Gloria Brines

Gloria Brines

Although she hasn't been a member of Santa's Senior's for terribly long, her impact on this organization has been significant. Here is her story:

The eldest of twelve children, six boys and six girls, Gloria Ann Wooster was born on March 8, 1936 and into the capable arms of a family friend who assisted at her birth. Though previous arrangements had been made for the doctor to be present, her father, having no transportation of his own, set out on foot to get him and they both wound up missing the delivery. This took place on a farm in Portage DeSioux, Missouri, where her father was employed as a laborer and her mother cleaned houses. Gloria's mother was 16 years old and her father was 31 at the time of her birth and had been married for two years at the time of her arrival. Citing her 14 year old mother as being "too young," their local priest had refused to marry them, so the couple had been forced to stand before a Justice of the Peace. Eventually, after many years, they were able to be married in the Catholic Church.

Gloria's early years were spent in Grafton, Illinois on the Mississippi River. When her mother was expecting Baby #6, the family left the farm so her father could accept work with the railroad. The family lived in two boxcars on a siding. One car held two bedrooms and the second contained the living room and kitchen. The family carried water and used an outhouse. Because her parents were minimally educated, it was necessary for the family to move often to follow job opportunities. Orphaned at age ten, her father played a part in the history of the Orphan Train in Missouri and was taken in by a farmer to work on his land. He was well treated but never adopted. Reportedly, his mother was half Indian, though there are no records to prove this. To this day, Gloria wishes she had more information and details about her father's family.

Gloria set her life goals early. Returning home from her first day of school in Brighton, Illinois, at the age of five, she announced she "wanted to be a teacher and have a stable full of horses." A total of ten students comprised that school's enrollment for grades one through eight. She was there a year before moving to Greenfield, Illinois for second through fifth grades. Several farms, towns and schools later, she and one fellow student graduated eighth grade in Elsa, Illinois. Gloria completed high school in Jerseyville, Illinois, the County Seat, and received her diploma on June 2, 1953. After high school, she attended business school for six months while working part-time at the Woolworth lunch counter in Alton, Illinois, just across the river from St. Louis. She remembers she was paid 60 cents an hour, a vast improvement over the 50 cents she usually earned by babysitting! It was here at the lunch counter, in September of 1953, she met her future husband, Paul (called Jerry) Taul as he regularly stopped for pie and coffee. He gotten out of the Navy and had accepted work as a policeman "on the corner." Gloria was torn between Paul, a Catholic, and her allegiance to a young man she'd dated for two years in high school who was not of her faith. When she and Paul married December 31, 1953, it was with the realization she'd broken the other man's heart. Gloria completed Business School, and was employed by the First National Bank of Illinois in Alton as a proof operator. She was responsible for sorting and routing incoming checks by machine and was paid the astronomical salary of $160 a month!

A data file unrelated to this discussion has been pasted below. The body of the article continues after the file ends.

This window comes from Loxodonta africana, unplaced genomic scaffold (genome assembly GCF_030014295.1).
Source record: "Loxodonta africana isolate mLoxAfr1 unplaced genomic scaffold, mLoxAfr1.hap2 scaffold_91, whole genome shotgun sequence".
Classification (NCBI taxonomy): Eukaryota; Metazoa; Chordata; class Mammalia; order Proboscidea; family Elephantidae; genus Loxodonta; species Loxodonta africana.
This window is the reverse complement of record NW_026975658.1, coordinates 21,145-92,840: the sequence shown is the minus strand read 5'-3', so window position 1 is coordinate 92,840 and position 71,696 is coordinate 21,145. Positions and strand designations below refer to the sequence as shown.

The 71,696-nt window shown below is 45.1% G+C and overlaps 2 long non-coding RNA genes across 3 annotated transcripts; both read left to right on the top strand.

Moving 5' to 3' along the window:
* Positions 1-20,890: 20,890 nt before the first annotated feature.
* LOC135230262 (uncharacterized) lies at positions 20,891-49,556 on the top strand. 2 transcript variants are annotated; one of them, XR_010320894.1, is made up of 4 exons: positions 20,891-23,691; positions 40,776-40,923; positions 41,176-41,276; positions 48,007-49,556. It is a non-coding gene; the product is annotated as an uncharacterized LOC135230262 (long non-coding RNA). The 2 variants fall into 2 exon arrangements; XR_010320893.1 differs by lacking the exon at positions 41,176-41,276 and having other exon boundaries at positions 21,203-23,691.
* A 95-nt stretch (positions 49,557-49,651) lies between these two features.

Jerry and Gloria's first child was born on Halloween in 1954. In 1964 they returned to Jerseyville, Illinois, where six more children were added to their family. In 1965, when their baby was 17 months old, their world came crashing down on them. All seven of their beautiful children perished in a tragic house fire. Work and faith sustained them thorough those dark times, and two years later, Gloria and Jerry adopted three sisters through Catholic Charities that had been taken away from their parents. Still devastated by the loss of their first family, and after many, many moves, the relationship began to fail. Jerry filed for divorce in 1976. They had been married 22 years. In the 80's, the girls reconnected with their original family and Gloria lost touch with them.

Words Gloria holds true and strives to live by are, "Live each moment as if it were your last. Enjoy life." The knowledge that "God is always with you," helps her stay strong and is a real assurance to her.